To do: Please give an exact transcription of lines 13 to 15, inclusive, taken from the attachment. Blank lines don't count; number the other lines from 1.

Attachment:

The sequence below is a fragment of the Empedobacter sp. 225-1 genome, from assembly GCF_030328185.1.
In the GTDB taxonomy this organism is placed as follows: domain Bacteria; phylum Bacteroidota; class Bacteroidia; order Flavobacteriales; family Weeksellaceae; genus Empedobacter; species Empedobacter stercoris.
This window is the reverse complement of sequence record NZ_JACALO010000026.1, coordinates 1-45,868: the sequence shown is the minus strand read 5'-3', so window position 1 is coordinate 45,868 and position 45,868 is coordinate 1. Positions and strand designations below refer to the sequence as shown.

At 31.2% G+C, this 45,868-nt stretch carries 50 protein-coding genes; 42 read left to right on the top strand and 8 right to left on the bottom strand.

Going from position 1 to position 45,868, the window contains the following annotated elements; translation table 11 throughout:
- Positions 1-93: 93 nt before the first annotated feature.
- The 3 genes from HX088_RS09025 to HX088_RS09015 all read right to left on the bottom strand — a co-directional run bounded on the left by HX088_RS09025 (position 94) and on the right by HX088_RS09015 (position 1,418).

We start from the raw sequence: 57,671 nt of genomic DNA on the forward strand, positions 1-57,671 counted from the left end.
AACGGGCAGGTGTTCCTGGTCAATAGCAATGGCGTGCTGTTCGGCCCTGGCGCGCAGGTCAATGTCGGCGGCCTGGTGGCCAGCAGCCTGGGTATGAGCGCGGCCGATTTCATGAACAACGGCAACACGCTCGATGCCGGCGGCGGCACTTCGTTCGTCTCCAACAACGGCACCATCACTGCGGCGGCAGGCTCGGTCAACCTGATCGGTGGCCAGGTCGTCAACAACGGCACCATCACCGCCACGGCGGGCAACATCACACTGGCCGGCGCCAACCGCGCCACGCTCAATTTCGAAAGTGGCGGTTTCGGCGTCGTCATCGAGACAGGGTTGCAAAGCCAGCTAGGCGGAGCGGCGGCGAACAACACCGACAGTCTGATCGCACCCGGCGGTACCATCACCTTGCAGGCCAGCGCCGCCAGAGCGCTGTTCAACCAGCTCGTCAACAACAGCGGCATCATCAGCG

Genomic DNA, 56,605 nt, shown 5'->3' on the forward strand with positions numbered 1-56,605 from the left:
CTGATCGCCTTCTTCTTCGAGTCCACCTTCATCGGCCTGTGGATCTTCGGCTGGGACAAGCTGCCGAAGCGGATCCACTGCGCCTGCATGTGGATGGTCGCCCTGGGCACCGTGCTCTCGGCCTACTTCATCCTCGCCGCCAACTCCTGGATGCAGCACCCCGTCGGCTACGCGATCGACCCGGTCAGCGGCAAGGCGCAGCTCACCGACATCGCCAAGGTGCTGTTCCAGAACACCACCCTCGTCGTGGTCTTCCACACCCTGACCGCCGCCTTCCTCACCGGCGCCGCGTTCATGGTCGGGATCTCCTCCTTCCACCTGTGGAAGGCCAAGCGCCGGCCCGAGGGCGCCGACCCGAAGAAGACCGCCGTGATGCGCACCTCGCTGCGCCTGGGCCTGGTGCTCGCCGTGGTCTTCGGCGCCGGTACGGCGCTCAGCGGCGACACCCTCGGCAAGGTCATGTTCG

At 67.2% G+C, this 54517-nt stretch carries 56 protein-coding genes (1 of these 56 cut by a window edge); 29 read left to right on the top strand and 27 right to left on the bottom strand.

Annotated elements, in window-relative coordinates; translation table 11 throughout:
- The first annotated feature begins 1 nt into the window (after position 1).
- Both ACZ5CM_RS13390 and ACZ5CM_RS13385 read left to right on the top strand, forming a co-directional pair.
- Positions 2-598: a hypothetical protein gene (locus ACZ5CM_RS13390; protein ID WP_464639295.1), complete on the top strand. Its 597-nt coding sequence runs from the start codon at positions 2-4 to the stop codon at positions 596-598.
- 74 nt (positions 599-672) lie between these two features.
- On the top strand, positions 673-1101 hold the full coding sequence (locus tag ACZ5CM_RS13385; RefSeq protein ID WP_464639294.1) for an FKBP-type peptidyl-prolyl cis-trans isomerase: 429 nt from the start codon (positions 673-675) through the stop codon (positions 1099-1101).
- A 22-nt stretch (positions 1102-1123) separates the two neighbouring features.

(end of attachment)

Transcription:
Annotated elements, in window-relative coordinates; translation table 11 throughout:
- The first annotated feature begins 1 nt into the window (after position 1).
- Both ACZ5CM_RS13390 and ACZ5CM_RS13385 read left to right on the top strand, forming a co-directional pair.